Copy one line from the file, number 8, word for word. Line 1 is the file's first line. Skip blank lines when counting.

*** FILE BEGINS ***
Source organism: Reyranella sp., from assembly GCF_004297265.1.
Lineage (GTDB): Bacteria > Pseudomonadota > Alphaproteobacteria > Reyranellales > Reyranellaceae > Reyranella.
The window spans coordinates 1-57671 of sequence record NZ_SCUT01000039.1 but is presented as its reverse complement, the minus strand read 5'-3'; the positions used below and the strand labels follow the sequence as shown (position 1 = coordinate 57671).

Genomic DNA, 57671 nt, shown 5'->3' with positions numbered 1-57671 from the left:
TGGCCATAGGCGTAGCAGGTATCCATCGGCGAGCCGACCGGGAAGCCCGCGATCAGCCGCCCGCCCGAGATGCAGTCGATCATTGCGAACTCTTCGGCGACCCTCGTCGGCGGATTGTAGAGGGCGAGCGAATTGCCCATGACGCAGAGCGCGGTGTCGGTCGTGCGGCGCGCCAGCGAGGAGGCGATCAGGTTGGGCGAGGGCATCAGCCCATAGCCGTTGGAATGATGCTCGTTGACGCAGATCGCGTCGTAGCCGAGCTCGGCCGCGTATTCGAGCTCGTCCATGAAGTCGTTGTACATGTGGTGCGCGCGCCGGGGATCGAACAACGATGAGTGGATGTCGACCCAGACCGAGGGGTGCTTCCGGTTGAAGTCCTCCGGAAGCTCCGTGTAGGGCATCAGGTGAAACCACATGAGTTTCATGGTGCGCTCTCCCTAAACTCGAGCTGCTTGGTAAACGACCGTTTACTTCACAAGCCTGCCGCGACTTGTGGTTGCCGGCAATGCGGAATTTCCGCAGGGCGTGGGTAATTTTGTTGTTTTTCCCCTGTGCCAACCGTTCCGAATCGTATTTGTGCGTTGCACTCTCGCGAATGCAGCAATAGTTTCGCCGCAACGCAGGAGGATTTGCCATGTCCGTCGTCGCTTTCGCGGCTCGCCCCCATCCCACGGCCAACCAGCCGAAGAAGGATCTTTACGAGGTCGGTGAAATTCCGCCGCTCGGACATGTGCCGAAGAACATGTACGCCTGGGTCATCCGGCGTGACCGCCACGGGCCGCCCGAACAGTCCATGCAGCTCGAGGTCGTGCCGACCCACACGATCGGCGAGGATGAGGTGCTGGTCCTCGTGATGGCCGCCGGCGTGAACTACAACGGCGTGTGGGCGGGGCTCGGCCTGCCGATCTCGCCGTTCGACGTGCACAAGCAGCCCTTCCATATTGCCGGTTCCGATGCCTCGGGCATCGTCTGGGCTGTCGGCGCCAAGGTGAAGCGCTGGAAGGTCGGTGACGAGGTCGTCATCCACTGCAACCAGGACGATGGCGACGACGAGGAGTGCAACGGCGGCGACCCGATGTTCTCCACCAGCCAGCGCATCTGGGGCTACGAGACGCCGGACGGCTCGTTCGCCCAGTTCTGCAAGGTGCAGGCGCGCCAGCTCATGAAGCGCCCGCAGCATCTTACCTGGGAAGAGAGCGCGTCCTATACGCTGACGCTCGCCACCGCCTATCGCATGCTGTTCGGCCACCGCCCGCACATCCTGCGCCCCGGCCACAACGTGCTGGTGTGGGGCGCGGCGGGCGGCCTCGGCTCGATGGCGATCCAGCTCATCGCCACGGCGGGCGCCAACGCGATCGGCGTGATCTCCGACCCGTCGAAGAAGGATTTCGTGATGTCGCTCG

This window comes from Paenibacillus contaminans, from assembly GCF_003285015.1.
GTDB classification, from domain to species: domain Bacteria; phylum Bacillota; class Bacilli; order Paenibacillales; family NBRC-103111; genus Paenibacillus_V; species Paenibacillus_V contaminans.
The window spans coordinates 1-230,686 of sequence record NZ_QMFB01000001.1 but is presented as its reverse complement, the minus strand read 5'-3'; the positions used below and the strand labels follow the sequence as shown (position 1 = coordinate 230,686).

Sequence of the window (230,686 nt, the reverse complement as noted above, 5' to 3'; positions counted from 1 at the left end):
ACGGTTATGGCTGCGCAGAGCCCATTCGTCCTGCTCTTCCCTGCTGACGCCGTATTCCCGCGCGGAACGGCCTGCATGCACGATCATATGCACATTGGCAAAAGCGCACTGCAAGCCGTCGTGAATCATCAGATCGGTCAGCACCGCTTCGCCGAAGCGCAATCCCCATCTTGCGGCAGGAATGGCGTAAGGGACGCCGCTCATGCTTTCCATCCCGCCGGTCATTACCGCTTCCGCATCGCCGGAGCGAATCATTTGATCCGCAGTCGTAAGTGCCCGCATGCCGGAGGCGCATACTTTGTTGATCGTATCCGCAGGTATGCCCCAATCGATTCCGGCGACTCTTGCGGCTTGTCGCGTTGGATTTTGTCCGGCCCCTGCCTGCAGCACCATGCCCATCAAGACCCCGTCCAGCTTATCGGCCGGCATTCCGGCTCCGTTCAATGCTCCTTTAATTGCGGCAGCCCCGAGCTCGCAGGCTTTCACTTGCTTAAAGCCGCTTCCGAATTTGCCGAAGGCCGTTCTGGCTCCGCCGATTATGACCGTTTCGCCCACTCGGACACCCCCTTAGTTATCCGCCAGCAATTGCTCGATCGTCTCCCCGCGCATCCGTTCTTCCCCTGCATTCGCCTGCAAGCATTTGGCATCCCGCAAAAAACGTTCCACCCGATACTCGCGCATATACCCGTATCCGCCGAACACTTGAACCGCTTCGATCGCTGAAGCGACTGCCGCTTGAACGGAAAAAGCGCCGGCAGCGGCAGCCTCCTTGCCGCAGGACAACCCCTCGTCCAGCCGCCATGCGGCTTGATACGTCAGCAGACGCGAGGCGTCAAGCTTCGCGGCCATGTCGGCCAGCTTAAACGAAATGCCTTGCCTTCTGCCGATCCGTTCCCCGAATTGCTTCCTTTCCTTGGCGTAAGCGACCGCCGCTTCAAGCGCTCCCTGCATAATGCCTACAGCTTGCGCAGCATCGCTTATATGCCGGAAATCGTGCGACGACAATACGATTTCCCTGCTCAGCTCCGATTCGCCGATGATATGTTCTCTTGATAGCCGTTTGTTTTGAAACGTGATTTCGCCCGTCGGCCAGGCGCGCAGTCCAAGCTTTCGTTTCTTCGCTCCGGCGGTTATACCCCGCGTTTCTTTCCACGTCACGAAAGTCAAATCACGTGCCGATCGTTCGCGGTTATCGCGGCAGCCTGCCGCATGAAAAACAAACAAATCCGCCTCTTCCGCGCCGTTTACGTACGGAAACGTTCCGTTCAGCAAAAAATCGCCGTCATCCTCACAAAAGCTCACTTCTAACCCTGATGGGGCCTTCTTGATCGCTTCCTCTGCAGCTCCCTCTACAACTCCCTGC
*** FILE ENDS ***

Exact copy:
The window spans coordinates 1-230,686 of sequence record NZ_QMFB01000001.1 but is presented as its reverse complement, the minus strand read 5'-3'; the positions used below and the strand labels follow the sequence as shown (position 1 = coordinate 230,686).